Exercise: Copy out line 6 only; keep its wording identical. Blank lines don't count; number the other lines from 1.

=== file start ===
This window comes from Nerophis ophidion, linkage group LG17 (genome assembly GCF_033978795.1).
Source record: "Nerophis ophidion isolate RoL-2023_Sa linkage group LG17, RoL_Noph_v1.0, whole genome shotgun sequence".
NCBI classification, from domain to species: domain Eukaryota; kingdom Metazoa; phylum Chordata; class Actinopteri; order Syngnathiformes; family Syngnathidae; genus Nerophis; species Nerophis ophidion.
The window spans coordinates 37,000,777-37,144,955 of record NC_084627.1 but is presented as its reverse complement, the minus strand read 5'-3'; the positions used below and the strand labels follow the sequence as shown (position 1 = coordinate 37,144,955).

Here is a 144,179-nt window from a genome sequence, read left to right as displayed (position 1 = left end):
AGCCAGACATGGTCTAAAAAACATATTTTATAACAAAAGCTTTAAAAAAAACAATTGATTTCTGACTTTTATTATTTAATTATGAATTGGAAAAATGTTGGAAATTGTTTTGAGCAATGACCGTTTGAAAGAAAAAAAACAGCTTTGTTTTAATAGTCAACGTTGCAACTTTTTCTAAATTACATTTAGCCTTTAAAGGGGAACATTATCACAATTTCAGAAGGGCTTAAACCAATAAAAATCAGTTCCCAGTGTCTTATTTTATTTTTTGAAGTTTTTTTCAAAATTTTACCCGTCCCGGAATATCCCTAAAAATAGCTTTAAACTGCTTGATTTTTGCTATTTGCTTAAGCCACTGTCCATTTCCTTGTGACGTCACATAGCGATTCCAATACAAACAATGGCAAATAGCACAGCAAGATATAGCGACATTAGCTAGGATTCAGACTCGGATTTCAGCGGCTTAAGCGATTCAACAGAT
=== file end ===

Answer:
AGCCAGACATGGTCTAAAAAACATATTTTATAACAAAAGCTTTAAAAAAAACAATTGATTTCTGACTTTTATTATTTAATTATGAATTGGAAAAATGTTGGAAATTGTTTTGAGCAATGACCGTTTGAAAGAAAAAAAACAGCTTTGTTTTAATAGTCAACGTTGCAACTTTTTCTAAATTACATTTAGCCTTTAAAGGGGAACATTATCACAATTTCAGAAGGGCTTAAACCAATAAAAATCAGTTCCCAGTGTCTTATTTTATTTTTTGAAGTTTTTTTCAAAATTTTACCCGTCCCGGAATATCCCTAAAAATAGCTTTAAACTGCTTGATTTTTGCTATTTGCTTAAGCCACTGTCCATTTCCTTGTGACGTCACATAGCGATTCCAATACAAACAATGGCAAATAGCACAGCAAGATATAGCGACATTAGCTAGGATTCAGACTCGGATTTCAGCGGCTTAAGCGATTCAACAGAT